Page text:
Catharine Edith Philippa Powys (1886-1963) was born
at Montacute in Somerset, the ninth of eleven children in this multi-talented
family. She had no formal education and much of the knowledge she acquired in
youth was self-discovered. Her early adult life was spent farming, but in a
family of prodigious writers it was no surprise that her own creative energies
were channelled into literature from an early age.
In 1924 she moved
into Chydyok, an isolated farmhouse near the majestic Dorset coastline, with
her sister, the artist Gertrude Powys. A few years later her brother, Llewelyn
Powys, and his wife, Alyse Gregory, joined them to occupy the adjacent cottage.
Despite never achieving the success of her literary brothers she wrote at least two novels at
Chydyok that were never published – The Tragedy of Budvale and Joan
Callais – as well as a play, The Quick and the Dead. Subsequent
novels included The Path of the Gale and Further West, but these
too never saw the light of day. In 1930, she had a collection of poems
published titled Driftwood, and three short pamphlets of poems appeared
thereafter (many of them republished in 1992 in Driftwood and Other Poems).
That year also saw her only success as a novelist with The Blackthorn Winter,
published by Constable in London and by Richard R. Smith in New York: featuring
an Introduction by Glen Cavaliero, it was reissued in hardback in 2007 and in paperback in 2017 both by The Sundial Press
In The Blackthorn Winter a band of gipsy
travellers in the West Country catch the eye of a restless, young woman, Nancy
Mead, in particular the seductive Mike. Leaving behind her dull blacksmith
lover, Walter Westmacott, she elopes with him for a life of adventure on the
road. Soon enough the powers of desire and passion set off bitter conflicts
that bring remorse, revenge and death in their wake. The Blackthorn Winter
is an ardent and uncompromising portrayal of life in rural England in the
1920s, and of one woman’s battle with her own emotions.
‘A sense of immediacy
informs The Blackthorn Winter … The prose swerves from the
abrupt to the naive; it is full of inversions, as though the author were quite
unaware of the kind of language employed by her literary contemporaries. But
she is not writing for a conventional novel-reading public … The book is alive
with textures and smells; it is not written about country life but out of
direct experience of it, the kind of life a rural readership would recognise.’
— From the Introduction by Glen Cavaliero
‘There is a distinctive energy and wildness to this work; its scenes of the harsh and
peripatetic Gypsy life of the period are compelling and memorable.’ — The
Times Literary Supplement (March 2007)
‘The charm of the
book lies in its atmosphere – a heavy, slow, earthy atmosphere – and in the
power of the author to conjure up country sounds and scents and scenes to such
an extent that we almost cease to be readers and become participants in the
story.’ — Spectator
‘If the first pages
of The Blackthorn Winter seem unremarkable enough, the Introduction will
have given a foretaste of how unusual and original a book it is. Not a
difficult story to read, it is an easy story to misread. Like her brother, John
Cowper, Philippa Powys has a great sense of drama. Her plot is dramatically
simple, her dialogue spare, and the visual beauty of The Blackthorn Winter
has a cinematic quality. How interesting to imagine its author making a
film!’ — The Powys Society Newsletter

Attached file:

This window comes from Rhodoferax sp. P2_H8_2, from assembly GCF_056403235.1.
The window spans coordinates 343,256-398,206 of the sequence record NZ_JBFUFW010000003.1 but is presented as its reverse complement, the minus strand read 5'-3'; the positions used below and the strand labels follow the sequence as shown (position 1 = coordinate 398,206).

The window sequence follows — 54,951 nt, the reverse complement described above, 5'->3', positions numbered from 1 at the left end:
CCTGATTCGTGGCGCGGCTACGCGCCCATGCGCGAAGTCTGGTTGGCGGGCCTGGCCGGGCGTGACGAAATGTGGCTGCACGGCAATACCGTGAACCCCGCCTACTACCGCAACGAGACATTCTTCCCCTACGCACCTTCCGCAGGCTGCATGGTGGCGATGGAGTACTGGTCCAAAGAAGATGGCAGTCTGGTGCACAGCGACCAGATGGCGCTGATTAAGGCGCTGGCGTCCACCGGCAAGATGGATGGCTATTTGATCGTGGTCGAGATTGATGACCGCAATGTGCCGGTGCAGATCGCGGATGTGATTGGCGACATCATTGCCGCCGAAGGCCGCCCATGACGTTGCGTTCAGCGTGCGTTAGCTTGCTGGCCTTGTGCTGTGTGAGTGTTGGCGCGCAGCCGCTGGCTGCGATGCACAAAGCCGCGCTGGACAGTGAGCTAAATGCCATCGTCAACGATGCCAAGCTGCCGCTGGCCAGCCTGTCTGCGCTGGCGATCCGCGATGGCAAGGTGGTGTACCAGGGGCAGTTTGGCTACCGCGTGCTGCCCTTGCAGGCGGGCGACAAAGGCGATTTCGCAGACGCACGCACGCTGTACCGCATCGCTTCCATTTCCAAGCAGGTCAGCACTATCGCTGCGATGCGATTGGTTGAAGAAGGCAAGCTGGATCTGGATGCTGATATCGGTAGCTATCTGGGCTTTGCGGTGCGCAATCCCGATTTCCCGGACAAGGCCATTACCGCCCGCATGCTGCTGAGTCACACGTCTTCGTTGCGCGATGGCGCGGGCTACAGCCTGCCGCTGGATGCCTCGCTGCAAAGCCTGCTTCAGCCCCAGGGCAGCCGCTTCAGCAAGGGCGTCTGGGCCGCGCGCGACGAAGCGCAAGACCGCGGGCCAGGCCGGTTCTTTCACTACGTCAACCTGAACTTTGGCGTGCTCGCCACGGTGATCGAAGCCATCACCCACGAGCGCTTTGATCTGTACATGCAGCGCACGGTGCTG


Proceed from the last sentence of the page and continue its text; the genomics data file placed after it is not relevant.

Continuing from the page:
First Paperback edition: THE BLACKTHORN WINTER, with an introduction by Glen Cavaliero
The Sundial Press, paperback, ISBN: 978190827441 £12.50
If the first pages of The
Blackthorn Winter seem unremarkable enough, the Introduction will have
given a foretaste of how unusual and original a book it is. Not a difficult
story to read, it is an easy story to misread.
Like her brother, John Cowper,
Philippa Powys has a great sense of drama. Her plot is dramatically simple, her
dialogue spare, and the visual beauty of The Blackthom Winter has a cinematic
quality. How interesting to imagine its author making a film! Her profound
sensitivity to the nature (the "life'") of creatures and things would
have been recognized by John Cowper as his '"elementalism".
Associated with it and very present in her book is his "Homeric
sense" — a certain way of looking at things, happenings and rituals and a
certain way of recording them.
Nancy Mead is a passionate, restless young woman who works on a Dorset farm and is set to marry Walter, the worthy
son of the village blacksmith. Instead she elopes with a young gypsy. It is a
story of enthralment and betrayal. Nancy, in her early twenties, fits the
pattern of romantic heroines in her wilfulness and changes of mood, but
Philippa Powys characteristically avoids cliche and makes her heroine pretty,
fair-haired and rounded — a wood pigeon to her creator's
On the day the gypsies arrive Nancy
sets off to explore their caravan quarters, "dauntless" and
"caring for no-one". Struck by the young gypsy's beauty she feels
"strangely taken aback". She is dismayed not only to have been struck
by his beauty but to find that she is physically moved by it.
Her heart trembled within her, as the leaves of an aspen when the breath of
wind is first upon it. The sensation was new; Walter had never stirred it...
She dared not observe closer […]
He glances at her and she "leaps" to help him attach the newly-shod horse to the cart. Their
fingers meet and he asks her, "Can I see thee tonight?" His hand
covers hers and, again, she is dangerously moved.
The two meet later in the lane and,
when Mike crosses toward Nancy, her apprehension amounts to terror. Her
misgivings are real but fleeting; we are left in no doubt as to which way her
promptings will lead her. When he asks her what she is afraid of, her answers
are a quaint and touching mixture of school-playground challenge and
flirtation. There is no reason to suppose that his "But I loves thee's